20 August 2002
Twenty thousand people in the city of Magdeburg have been spared the worst of Germany's floods and officials have decided not to evacuate them after all. The flooding is still threatening other regions of Germany and elsewhere in Europe.
It was touch and go Monday evening as the flood peak on the River Elbe swept towards Magdeburg after causing huge losses in Dresden and other cities upstream.
Teams of helpers had been working day and night to protect the banks of the swollen river with hundreds of thousands of sandbags as the peak swept towards Magdeburg faster and earlier than previously expected.
The authorities considered moving about 20,000 people out of the vulnerable areas of the city but when the peak came the city was spared the damage and the mass evacuations visited on other cities in the Czech Republic and Eastern Germany.
The river peaked at 6.7 meters, still a record, but nearly 30 centimeters lower than expected.
Officials said some of the flood had been diverted over an emergency dam to the east of Magdeburg.
Villages outside the city are still threatened however, after one of the dikes on the artificial waterway gave way and workers are trying hard to repair it before more flooding ensued.
But while Magdeburg is breathing a little easier Tuesday, the city of Wittenberg, is still struggling with massive floods caused at the weekend when the river breached its dikes.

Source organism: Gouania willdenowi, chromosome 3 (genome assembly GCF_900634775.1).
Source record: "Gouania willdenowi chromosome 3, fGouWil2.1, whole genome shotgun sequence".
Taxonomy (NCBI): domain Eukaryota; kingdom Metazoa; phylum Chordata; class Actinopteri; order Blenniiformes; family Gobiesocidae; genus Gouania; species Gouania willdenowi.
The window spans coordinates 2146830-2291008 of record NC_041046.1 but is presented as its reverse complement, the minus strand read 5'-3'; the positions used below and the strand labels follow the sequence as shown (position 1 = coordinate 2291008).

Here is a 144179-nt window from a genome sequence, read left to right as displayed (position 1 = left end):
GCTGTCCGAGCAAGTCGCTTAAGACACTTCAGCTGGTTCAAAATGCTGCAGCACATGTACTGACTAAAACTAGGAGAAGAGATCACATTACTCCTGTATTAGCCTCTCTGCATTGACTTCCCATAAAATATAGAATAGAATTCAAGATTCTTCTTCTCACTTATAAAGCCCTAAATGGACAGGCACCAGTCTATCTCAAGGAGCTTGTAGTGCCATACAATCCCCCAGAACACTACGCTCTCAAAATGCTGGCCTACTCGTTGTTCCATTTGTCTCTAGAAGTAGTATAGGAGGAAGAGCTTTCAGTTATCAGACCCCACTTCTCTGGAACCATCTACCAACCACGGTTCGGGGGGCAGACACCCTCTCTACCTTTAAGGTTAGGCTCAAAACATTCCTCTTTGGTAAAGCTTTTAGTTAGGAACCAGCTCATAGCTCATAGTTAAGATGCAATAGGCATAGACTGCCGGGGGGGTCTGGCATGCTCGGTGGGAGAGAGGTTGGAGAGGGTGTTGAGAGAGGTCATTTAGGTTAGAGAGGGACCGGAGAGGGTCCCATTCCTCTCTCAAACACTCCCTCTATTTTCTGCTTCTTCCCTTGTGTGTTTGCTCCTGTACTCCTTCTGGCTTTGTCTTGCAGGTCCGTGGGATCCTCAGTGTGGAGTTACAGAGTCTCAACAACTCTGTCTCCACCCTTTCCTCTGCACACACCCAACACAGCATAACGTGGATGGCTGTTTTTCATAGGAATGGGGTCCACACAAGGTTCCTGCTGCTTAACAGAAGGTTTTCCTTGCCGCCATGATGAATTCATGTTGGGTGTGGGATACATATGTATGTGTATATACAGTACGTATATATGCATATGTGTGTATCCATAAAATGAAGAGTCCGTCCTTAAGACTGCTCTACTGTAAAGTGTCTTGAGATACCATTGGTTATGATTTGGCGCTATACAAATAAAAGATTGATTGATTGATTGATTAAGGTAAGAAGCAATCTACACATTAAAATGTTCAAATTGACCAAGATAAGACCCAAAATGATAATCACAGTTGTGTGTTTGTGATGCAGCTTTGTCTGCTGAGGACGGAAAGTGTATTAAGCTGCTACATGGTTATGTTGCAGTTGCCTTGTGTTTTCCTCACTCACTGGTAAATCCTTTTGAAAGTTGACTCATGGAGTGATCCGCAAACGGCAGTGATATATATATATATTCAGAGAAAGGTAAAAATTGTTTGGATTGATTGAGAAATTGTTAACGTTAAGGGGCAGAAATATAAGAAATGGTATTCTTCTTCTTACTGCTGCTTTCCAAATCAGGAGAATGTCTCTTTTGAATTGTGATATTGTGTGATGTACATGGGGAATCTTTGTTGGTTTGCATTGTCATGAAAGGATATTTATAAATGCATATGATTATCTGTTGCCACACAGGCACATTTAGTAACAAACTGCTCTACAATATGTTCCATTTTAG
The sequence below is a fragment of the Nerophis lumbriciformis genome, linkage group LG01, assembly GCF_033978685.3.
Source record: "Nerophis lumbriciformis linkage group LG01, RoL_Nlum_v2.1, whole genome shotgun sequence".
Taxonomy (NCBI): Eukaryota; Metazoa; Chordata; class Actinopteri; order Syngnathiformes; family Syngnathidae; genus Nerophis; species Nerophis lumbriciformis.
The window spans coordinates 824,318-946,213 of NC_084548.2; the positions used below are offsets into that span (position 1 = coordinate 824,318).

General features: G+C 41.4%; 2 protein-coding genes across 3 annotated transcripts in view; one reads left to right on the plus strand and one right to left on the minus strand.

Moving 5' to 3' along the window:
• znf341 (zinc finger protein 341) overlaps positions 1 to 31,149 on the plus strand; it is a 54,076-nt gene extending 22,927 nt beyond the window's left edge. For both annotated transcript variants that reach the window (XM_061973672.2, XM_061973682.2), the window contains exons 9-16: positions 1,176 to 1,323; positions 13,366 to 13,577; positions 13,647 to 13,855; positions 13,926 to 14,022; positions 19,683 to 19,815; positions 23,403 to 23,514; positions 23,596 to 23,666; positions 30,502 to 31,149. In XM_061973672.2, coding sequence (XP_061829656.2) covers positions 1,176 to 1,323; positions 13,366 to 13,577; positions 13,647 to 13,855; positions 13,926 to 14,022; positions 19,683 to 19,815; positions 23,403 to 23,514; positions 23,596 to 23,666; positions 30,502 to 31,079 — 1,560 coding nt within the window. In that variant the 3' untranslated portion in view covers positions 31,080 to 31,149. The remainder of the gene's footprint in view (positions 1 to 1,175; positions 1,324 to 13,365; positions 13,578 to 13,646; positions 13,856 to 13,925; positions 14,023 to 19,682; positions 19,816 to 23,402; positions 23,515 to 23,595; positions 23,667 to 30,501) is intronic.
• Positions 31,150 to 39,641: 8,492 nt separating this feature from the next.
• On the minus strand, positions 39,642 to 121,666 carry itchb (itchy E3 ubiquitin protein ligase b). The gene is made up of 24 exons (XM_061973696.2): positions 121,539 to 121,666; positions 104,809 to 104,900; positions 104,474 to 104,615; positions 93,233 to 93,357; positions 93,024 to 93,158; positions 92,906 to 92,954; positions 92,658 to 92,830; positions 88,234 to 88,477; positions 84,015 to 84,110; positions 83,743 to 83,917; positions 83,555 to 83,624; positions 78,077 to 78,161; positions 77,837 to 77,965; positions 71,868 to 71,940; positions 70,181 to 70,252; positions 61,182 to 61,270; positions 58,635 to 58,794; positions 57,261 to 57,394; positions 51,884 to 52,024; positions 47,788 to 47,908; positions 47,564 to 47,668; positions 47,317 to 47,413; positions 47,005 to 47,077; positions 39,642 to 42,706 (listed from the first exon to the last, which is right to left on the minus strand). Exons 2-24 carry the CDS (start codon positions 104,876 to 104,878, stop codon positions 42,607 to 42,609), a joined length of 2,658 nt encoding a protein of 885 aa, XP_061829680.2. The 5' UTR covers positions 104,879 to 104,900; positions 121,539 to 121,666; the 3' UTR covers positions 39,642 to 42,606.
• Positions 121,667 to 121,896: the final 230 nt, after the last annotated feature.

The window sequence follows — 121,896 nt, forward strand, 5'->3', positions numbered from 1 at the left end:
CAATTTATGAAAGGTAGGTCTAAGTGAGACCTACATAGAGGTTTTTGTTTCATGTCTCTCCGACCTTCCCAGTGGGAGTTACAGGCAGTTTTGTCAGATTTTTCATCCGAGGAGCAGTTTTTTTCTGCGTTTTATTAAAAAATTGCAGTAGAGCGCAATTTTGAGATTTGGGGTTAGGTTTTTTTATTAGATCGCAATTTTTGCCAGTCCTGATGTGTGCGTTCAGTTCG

Further upriver, there are fears that chlorine and other chemicals may have spilled into the Elbe from plants in the Czech Republic.
Dresden is slowly beginning the long cleanup from the foul mixture of floodwaters and waste from sewage plants that poured through the city.
The government and the insurance companies are calculating the cost of the disaster in the billions of Euros and thousands of lost jobs.
On Monday, Chancellor Gerhard Schroeder announced nine billion euros will be earmarked to deal with the catastrophe, but more money may be needed in Germany and elsewhere in Europe.
And the flooding is not over yet. The Elbe still has to pass through more of Germany on its way to the city of Hamburg and the sea.
Further south and east, the swollen Danube River continues to cause flooding in Austria and Hungary with a threat of further trouble downstream in Yugoslavia. And new storms are causing problems in Austria, Romania and France.